One of the most striking aspects of the personality of Steve Jobs (1955-2011) was his disproportionate tendency to cry. In the biography that Walter Isaacson did, numerous episodes are described in which the American businessman broke down crying for the most diverse reasons.
To convince Stephen Wozniak to found the Apple Company with him, Jobs shouted, shrieked, asked for the intervention of some friends and even went to the home of Wozniak's parents, where he broke down crying and asked for help from his parents. Later he would also cry in front of Jerry Wozniak, Stephen's father when Stephen reproached him that engineers should have more salary. In addition, shortly after the book describes: "one of the first confrontations, which took place by order of the numbering of employees. Scott assigned Wozniak the number 1 and Jobs the number 2. As expected, Jobs demanded to be number 1. Jobs gave him an outburst and even burst into tears. "
Jobs would also cry in front of Mike Scott when the CEO of Apple tried to mediate the conflict that had arisen between the mathematician Jeff Raskin and him. The sobs are repeated when Jobs read a criticism of the journalist Mike Moritz in Time magazine "an article so terrible that it even made me cry" (In the report it was said that Jobs cried in some meetings).
However, the real flood of tears comes in the process that ended Apple's job dismissal executed by Jonh Sculley. The biographer Walter Isaacson points to five scenes of Steve Jobs (pages 538, 543, 544, 553 and 564). As if this were not enough, page 572 of the book states: "Even after several years, Jobs' eyes were filled with tears as he remembered the story. "He preferred Sculley before me. That left me completely frozen. I never thought he would leave me. "
Jobs cried as a negotiating strategy - Bill Gates recalls a meeting with Steve Jobs to negotiate an agreement between Microsoft and Apple in which his interlocutor "showed tremendously and then there was a part where he almost burst into tears" - and by expressing Joy, as when he announced the merger of Pixar and Apple - "Everyone embraced, and Jobs burst into tears" -.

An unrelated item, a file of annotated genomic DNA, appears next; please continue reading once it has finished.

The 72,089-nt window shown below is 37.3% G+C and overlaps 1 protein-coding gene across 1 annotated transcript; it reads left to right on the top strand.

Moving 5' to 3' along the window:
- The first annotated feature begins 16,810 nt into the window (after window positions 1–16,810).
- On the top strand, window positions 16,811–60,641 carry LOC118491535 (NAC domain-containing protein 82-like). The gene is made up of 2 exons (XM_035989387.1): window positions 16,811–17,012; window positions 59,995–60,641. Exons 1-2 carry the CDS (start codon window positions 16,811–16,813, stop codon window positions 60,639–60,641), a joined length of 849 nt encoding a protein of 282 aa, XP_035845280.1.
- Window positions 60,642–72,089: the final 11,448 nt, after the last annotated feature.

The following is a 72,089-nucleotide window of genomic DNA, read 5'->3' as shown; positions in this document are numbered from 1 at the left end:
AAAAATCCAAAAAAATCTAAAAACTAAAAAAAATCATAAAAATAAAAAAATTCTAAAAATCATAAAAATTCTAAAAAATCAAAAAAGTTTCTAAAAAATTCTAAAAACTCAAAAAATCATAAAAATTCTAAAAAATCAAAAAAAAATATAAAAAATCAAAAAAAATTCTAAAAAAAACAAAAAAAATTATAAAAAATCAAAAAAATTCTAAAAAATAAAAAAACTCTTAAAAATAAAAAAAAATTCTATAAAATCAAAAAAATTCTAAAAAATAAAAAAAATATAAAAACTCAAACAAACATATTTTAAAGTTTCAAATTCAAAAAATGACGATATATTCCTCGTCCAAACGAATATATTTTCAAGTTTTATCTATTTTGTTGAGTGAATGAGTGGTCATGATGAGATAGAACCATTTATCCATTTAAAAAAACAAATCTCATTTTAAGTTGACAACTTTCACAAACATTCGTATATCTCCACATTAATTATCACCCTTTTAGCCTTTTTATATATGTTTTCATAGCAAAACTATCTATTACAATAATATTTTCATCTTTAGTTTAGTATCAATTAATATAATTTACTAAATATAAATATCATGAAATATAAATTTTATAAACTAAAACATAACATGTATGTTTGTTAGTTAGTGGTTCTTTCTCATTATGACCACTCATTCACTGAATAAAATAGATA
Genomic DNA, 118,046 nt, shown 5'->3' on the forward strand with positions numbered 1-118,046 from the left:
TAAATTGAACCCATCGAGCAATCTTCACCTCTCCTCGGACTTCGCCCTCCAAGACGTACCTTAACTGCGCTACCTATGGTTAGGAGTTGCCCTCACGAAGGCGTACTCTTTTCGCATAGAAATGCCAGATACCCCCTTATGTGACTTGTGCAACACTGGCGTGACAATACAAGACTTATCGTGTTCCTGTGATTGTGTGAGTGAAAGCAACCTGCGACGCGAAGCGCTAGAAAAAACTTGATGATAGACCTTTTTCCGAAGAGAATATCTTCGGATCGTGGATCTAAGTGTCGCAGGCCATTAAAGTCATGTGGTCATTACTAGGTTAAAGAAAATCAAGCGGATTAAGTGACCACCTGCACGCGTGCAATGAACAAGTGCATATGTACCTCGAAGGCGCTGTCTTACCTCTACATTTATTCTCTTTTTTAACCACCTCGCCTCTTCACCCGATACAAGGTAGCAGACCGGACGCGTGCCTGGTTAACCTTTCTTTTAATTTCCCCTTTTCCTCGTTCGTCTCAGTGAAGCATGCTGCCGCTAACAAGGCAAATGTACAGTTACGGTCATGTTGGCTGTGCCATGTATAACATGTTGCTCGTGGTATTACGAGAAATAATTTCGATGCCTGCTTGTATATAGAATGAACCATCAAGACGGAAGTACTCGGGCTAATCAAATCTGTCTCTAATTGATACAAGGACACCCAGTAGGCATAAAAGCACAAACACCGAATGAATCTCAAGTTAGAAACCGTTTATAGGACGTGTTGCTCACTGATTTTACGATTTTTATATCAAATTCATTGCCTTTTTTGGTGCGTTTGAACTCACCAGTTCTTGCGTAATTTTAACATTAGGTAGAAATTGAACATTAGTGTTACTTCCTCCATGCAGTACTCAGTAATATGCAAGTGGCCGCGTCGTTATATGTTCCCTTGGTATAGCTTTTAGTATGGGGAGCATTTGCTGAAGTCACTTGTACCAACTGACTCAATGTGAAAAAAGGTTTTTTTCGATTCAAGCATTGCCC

On the other hand, Jobs tells his reaction when he was introduced to the advertising campaign of 'Think Different' on his return to Apple: "I got to the bottom, and I still cry when I think about it, both because of the fact that Lee worried up to that point for us as for how great was his idea of 'Think different'. From time to time, I find myself in the presence of authentic purity -pureness of spirit and love-, and it always makes me cry.
It is something that moves me and seizes me. That was one of those moments. There was in it a purity that I will never forget. I cried in my office while he showed me his idea, and I still cry when I think about it. " But his tears were also produced in outbursts of anger as when he saw that the prototype of the iMac had put buttons instead of a simple slot: "I will only continue with the presentation if you promise that we will move to the slot as soon As possible, Jobs warned them with tears in their eyes. "
The Cure (Boys don't cry) Bosé and in general all the macho education we have received teaches us to avoid whining in public. But as we all evolve, there are less and fewer feelings about men expressing their feelings with tears. Nowadays millions of millionaire footballers cry when they lose a game, politicians when they cease, or contestants of reality shows cry.
The case of Jobs goes a step further and teaches us the most emotional and human face of an exceptional creator endowed with deep sensitivity. I leave you a video in which Walter Isaacson explains this character.
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